GCC 5023: Leading Across Sectors to Address Grand Challenges

3 CreditsHonorsCivic Life and Ethics

\"The critical challenges society faces, such as water scarcity, access to education, and the rising cost of healthcare, increasingly require the business, government and nonprofit sectors to work together to create lasting solutions.\" -- Nick Lovegrove and Matthew Thomas, \"Why the World Needs Cross-Sector Leaders,\" Harvard Business Review, February 13, 2013 Numerous universities, including the University of Minnesota; business leaders; non-profit organizations and policy makers have increasingly emphasized the value and necessity of multisector leadership to address complex and critical challenges. Such collaborative initiatives take place in broader social contexts; have key individual and organizational inputs; and can take many forms, from community task forces to organized collective impact initiatives to social enterprise organizations that blend private-sector incentives with public-service goals. Because they involve a conscious focus on we versus me, and operate largely apart from well-established processes or mission statements, they force us to examine civic life through a new lens and to (re)consider ethical questions related to it. This course explores multisector leadership from a variety of perspectives and provides an opportunity for students to work together to apply what they are learning individually and in teams through in-class exercises, peer coaching, and a final team grant proposal project. After an introductory session where students analyze and present answers related to specific case studies, we begin with an overview of relevant shared leadership theories and practice fields --- including collective, participatory and integrative leadership and an overview of relevant ethical questions and themes. We then consider relevant individual inputs into multisector leadership, including through having students assess their own leadership strengths, what they bring to the collaborative table, and contract with assigned interdisciplinary teams for peer coaching throughout the semester. The lens of the course moves to the collaboration itself after this focus on the individual, looking at techniques and qualities of successful teams, including those composed of diverse individuals or organizations. Finally, we move to considering different contexts, forms and specific examples of multisector leadership before concluding with presentations to an external panel of each student team?s grant proposal for a particular multisectoral initiative of their choosing that they believe will enable transformative action to tackle a significant societal issue and achieve lasting change. Throughout the course, we consider the ethical questions that arise from focusing on multisector leadership. These questions relate, for example, to the role of trust and truth-telling in individual efforts to lead and collaborate; how and when it is appropriate to engage with others to address challenges that extend beyond the communities to which we belong; who defines priority problems to be addressed, and why; the role and potential of business to contribute to broader efforts to achieve public good; how equity and justice relate to collective leadership; and whether and how society is better off from the joining of organizational efforts across sectors.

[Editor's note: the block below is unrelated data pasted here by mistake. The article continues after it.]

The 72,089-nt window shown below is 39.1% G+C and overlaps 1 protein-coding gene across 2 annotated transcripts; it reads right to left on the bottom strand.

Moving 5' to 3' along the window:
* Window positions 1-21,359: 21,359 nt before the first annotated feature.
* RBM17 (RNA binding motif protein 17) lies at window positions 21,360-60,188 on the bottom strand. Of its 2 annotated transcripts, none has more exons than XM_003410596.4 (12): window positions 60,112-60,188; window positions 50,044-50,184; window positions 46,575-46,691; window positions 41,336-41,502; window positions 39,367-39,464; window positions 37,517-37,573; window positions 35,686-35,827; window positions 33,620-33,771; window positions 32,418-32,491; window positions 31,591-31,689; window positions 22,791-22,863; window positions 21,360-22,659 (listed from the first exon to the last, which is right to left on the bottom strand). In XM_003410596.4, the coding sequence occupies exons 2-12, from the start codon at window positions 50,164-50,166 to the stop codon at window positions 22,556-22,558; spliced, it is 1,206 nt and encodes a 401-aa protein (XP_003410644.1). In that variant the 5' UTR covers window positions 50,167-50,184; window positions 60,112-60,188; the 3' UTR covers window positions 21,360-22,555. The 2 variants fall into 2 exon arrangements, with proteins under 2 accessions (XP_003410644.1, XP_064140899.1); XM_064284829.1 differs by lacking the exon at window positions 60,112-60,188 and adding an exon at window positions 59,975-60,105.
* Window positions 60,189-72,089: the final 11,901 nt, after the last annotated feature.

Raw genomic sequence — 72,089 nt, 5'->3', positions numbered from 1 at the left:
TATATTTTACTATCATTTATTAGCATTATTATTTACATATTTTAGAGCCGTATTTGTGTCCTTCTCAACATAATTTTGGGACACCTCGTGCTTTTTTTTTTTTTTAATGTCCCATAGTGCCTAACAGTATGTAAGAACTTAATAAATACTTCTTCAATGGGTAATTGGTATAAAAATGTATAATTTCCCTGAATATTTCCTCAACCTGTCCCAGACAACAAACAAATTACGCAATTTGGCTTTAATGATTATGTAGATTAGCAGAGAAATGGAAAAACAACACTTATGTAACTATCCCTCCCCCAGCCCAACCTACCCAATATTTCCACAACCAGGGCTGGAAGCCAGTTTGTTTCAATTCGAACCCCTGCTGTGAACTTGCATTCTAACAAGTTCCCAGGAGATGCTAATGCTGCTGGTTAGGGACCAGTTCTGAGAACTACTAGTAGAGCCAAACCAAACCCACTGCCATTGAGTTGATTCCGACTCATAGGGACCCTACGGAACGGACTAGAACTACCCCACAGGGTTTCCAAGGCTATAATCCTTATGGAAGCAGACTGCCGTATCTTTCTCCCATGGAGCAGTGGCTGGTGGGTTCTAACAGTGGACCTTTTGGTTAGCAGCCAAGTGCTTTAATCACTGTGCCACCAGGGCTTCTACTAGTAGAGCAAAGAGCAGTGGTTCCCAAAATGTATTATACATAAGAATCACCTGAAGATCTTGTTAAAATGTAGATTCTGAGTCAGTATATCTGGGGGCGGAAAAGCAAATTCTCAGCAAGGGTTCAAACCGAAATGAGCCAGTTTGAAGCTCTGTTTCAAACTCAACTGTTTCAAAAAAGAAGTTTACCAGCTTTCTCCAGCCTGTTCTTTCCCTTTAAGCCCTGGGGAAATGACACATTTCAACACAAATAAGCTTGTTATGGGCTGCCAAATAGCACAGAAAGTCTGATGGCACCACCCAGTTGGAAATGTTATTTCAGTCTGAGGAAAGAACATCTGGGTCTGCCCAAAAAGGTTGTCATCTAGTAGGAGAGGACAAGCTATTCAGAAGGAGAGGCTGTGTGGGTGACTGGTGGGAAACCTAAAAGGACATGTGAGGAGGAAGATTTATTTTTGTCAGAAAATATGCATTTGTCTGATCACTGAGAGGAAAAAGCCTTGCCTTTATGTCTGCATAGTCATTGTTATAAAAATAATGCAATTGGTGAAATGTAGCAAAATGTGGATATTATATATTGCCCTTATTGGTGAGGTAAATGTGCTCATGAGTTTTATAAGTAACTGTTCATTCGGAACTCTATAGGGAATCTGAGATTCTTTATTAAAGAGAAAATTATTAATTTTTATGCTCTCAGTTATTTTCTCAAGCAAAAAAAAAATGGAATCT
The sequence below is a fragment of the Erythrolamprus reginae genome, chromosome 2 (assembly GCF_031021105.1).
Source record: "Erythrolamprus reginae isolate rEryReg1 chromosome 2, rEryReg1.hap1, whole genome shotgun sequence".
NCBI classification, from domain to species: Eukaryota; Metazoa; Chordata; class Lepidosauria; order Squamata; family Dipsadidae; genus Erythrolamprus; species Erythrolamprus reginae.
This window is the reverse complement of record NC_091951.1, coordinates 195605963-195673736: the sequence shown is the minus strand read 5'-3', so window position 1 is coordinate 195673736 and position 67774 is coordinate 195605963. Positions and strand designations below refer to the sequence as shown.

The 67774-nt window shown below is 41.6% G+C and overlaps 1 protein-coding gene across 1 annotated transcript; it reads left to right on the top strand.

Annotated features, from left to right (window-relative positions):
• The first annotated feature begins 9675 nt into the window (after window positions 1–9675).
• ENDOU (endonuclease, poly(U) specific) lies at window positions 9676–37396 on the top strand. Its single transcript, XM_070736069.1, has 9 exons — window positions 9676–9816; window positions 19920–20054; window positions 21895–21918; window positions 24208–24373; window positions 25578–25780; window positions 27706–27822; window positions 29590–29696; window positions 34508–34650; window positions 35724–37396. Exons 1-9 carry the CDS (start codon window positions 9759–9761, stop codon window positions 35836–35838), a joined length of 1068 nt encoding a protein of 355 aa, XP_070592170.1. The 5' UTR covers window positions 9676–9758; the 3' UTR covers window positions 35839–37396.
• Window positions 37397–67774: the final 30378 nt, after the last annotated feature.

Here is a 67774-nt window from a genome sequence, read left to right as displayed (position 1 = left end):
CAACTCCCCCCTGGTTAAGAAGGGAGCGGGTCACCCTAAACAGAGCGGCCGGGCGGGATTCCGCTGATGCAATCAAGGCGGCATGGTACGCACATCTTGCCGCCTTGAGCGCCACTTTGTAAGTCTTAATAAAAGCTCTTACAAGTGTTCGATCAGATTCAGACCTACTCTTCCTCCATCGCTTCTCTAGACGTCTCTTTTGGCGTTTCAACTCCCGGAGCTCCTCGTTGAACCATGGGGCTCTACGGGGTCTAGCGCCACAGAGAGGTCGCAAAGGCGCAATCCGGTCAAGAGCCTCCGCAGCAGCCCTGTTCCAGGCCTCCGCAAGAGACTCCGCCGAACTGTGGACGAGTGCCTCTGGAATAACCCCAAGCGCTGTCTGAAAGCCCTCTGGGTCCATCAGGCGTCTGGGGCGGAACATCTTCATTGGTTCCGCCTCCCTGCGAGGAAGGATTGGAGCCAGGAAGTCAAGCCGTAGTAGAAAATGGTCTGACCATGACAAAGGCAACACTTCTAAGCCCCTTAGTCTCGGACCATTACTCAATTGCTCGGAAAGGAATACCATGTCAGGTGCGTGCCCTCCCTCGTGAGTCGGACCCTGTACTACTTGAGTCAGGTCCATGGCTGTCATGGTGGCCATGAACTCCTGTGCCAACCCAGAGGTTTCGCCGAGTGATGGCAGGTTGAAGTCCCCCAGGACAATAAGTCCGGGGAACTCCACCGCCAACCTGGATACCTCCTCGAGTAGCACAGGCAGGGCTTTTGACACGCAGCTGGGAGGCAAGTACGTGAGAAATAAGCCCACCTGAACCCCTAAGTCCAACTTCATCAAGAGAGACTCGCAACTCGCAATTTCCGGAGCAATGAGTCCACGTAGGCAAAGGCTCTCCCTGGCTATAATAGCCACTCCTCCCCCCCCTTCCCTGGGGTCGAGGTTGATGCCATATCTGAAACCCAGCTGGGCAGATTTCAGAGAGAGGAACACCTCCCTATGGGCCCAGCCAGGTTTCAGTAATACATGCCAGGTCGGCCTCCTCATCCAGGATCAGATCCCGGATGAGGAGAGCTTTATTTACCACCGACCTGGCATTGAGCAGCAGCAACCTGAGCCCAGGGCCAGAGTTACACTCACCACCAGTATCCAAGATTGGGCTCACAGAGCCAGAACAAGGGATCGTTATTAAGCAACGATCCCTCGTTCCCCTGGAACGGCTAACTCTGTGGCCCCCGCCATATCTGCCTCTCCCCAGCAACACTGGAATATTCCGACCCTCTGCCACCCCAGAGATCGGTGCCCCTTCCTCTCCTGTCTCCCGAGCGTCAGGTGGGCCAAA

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A Average (3.857)Most Common: A (71%)

This total also includes data from semesters with unknown instructors.

14 students
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  • 3.93



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